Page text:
What are the Security Risks of USBs and other Network Additions?

What are the Security Risks of USBs and other Network Additions?


This is the seventh in a series of eight articles focusing on practical ways to block key Cyber Crime Gateways.

If you found a USB drive in a parking lot, what would you do? Would you pick it up and plug it into your computer to see who it belongs to and what's on it? Researchers from Google wanted to know how many people would do just that if they littered 297 USB drives around a college campus. Results: 48% of the drives were picked up and plugged into computers. These are frightening results considering how easily a seemingly harmless portable device can trigger a cyberattack. Hackers will use a USB device as an "attack vector" that gives them access to a single computer or network. So what do we learn? Just as with emails, don't open anything you aren't expecting or don't trust. Here are some other security tips to consider when using USBs and other network add-ons.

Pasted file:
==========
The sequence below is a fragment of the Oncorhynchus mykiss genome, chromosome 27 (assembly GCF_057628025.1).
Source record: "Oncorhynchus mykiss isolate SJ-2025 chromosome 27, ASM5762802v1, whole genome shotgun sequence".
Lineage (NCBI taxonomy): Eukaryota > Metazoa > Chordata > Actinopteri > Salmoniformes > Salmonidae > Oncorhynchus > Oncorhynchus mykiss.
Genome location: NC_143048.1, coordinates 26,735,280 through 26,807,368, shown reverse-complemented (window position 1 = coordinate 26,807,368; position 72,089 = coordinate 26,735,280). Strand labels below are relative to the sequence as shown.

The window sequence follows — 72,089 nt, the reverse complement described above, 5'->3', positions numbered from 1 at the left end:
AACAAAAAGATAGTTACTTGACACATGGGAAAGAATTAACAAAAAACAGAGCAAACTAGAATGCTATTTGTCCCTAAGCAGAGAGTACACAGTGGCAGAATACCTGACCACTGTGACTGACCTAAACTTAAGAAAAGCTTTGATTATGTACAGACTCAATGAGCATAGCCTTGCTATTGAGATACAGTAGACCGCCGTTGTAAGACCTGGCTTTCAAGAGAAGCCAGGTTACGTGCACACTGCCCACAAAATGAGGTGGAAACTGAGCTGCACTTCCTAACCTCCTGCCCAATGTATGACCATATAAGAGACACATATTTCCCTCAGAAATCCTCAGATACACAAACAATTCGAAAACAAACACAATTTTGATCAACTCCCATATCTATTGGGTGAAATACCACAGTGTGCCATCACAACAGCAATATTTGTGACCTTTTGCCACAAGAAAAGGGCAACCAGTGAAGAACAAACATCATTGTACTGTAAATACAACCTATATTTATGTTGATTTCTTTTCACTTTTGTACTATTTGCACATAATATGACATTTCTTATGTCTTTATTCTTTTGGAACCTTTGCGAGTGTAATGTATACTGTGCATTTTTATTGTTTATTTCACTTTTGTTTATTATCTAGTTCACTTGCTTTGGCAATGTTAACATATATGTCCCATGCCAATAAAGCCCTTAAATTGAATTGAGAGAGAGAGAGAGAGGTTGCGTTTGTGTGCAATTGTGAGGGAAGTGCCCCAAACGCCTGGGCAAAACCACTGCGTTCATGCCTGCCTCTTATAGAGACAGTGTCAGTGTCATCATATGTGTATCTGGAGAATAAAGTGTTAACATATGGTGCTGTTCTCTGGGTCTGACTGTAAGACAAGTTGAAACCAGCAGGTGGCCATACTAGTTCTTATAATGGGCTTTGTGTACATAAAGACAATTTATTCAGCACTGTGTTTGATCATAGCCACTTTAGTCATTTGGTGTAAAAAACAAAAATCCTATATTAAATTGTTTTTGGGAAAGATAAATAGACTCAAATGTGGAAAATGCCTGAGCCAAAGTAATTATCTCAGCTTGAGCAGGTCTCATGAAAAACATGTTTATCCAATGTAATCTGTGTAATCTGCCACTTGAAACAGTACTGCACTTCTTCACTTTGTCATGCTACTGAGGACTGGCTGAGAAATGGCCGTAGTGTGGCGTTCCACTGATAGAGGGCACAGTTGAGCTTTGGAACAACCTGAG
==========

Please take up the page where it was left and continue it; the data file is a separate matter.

Check out this article from HackRead which outlines basic best practices for using USBs, including:

  • Avoid using unknown flashdrives.
  • Encrypt your flash drive.
  • Install antivirus software.
  • Change settings-such as disabling autoplay and autorun.
  • Password-protect your USB.

Downloading unauthorized or pirated software or downloading copyrighted media onto company computers may not only have legal consequences, it can also be an open door for malware to enter networks. This article from The Software Alliance outlines the risks of unlicensed software use and the proper management of software including:

  • Developing Policies and Procedures
  • Auditing your software
  • Determining what is authorized or unauthorized

Bottom line, make it policy within your organization that all employees use ONLY approved software, apps, downloads and mobile storage devices!